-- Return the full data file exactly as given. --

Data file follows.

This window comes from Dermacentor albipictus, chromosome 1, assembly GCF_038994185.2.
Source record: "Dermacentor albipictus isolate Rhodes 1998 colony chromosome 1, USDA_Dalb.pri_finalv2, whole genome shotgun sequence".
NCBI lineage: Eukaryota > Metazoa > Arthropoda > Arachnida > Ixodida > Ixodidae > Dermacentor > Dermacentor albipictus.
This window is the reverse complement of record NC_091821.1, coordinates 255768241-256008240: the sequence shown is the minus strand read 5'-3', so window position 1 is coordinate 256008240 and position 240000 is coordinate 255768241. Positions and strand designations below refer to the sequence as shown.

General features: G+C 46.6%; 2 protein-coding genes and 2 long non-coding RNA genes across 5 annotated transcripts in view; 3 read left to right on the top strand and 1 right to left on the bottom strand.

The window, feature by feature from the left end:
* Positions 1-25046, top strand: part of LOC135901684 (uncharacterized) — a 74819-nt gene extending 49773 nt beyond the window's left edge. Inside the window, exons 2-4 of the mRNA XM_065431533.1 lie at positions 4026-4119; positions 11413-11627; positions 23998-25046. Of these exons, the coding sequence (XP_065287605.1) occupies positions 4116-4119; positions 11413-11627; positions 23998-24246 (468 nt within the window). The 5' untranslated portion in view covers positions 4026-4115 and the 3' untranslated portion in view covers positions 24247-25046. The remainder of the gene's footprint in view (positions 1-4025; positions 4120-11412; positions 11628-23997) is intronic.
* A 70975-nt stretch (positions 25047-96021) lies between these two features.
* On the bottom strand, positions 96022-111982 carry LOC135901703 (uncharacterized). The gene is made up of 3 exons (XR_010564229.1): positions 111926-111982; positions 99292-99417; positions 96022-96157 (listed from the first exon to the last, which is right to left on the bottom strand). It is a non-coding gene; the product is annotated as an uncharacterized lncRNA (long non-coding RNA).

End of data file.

This window comes from Dermacentor albipictus, chromosome 1, assembly GCF_038994185.2.
Source record: "Dermacentor albipictus isolate Rhodes 1998 colony chromosome 1, USDA_Dalb.pri_finalv2, whole genome shotgun sequence".
NCBI lineage: Eukaryota > Metazoa > Arthropoda > Arachnida > Ixodida > Ixodidae > Dermacentor > Dermacentor albipictus.
This window is the reverse complement of record NC_091821.1, coordinates 255768241-256008240: the sequence shown is the minus strand read 5'-3', so window position 1 is coordinate 256008240 and position 240000 is coordinate 255768241. Positions and strand designations below refer to the sequence as shown.

General features: G+C 46.6%; 2 protein-coding genes and 2 long non-coding RNA genes across 5 annotated transcripts in view; 3 read left to right on the top strand and 1 right to left on the bottom strand.

The window, feature by feature from the left end:
* Positions 1-25046, top strand: part of LOC135901684 (uncharacterized) — a 74819-nt gene extending 49773 nt beyond the window's left edge. Inside the window, exons 2-4 of the mRNA XM_065431533.1 lie at positions 4026-4119; positions 11413-11627; positions 23998-25046. Of these exons, the coding sequence (XP_065287605.1) occupies positions 4116-4119; positions 11413-11627; positions 23998-24246 (468 nt within the window). The 5' untranslated portion in view covers positions 4026-4115 and the 3' untranslated portion in view covers positions 24247-25046. The remainder of the gene's footprint in view (positions 1-4025; positions 4120-11412; positions 11628-23997) is intronic.
* A 70975-nt stretch (positions 25047-96021) lies between these two features.
* On the bottom strand, positions 96022-111982 carry LOC135901703 (uncharacterized). The gene is made up of 3 exons (XR_010564229.1): positions 111926-111982; positions 99292-99417; positions 96022-96157 (listed from the first exon to the last, which is right to left on the bottom strand). It is a non-coding gene; the product is annotated as an uncharacterized lncRNA (long non-coding RNA).